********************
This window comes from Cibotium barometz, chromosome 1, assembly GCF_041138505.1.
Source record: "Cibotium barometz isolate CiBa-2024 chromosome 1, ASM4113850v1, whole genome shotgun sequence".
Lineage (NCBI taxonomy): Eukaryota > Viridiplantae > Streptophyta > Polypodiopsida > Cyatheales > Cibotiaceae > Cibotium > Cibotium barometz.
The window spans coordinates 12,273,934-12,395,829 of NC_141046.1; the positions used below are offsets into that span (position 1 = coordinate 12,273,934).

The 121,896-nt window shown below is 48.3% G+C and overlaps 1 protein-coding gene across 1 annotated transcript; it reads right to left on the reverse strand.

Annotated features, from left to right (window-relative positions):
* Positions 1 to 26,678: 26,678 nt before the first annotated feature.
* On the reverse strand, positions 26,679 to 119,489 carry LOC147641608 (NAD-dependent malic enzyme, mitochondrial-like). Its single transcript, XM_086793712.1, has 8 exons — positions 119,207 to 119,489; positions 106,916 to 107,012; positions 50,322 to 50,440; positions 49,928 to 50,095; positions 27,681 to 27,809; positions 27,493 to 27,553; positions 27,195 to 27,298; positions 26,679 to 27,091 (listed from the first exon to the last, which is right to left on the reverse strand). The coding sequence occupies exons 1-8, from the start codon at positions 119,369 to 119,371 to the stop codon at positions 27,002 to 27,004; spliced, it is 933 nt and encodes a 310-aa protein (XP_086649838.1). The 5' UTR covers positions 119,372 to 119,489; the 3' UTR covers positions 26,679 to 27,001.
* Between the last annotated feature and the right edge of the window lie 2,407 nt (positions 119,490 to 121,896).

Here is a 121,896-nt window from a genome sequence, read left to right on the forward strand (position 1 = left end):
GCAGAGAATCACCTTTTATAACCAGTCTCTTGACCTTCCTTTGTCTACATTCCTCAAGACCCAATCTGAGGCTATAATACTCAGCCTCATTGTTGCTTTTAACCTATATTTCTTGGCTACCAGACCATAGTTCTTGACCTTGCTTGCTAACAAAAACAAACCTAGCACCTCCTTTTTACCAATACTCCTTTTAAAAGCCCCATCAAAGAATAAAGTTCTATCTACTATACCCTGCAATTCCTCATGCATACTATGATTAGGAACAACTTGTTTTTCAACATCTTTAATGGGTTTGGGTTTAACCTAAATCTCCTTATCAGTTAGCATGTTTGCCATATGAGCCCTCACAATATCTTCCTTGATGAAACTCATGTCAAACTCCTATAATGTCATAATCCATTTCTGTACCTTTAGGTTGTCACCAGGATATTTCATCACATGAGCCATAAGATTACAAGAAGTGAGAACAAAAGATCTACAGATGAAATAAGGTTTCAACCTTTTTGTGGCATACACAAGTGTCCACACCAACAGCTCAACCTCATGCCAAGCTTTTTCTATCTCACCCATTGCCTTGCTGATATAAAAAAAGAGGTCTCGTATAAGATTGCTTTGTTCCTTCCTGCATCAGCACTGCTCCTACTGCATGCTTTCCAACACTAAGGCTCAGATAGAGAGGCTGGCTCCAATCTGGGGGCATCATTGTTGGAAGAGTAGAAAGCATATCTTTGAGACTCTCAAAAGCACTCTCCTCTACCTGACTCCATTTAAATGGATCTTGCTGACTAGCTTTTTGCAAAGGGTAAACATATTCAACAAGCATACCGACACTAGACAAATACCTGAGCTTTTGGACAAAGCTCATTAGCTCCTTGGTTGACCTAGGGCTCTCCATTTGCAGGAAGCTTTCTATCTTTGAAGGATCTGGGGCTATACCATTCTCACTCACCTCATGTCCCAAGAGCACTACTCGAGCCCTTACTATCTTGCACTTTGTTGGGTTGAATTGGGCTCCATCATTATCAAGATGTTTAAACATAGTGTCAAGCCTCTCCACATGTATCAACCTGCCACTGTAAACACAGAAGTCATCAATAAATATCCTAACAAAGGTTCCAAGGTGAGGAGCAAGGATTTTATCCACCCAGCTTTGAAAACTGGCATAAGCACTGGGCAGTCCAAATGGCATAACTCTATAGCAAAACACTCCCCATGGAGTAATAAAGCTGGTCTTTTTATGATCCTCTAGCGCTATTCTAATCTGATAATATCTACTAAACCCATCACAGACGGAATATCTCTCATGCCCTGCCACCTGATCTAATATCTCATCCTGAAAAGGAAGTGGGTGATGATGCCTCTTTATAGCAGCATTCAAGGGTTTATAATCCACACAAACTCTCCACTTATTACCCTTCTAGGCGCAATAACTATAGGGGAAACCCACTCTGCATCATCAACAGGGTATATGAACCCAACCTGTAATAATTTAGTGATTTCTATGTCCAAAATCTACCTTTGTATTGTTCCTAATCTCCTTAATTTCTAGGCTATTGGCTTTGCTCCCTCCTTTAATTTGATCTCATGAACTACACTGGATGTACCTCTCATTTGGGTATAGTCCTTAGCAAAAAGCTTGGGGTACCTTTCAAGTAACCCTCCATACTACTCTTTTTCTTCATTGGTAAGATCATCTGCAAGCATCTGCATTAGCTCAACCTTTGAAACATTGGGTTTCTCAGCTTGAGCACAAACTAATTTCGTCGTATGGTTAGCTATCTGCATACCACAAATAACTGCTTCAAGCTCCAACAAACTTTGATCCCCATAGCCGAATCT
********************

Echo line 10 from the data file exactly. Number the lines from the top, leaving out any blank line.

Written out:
Here is a 121,896-nt window from a genome sequence, read left to right on the forward strand (position 1 = left end):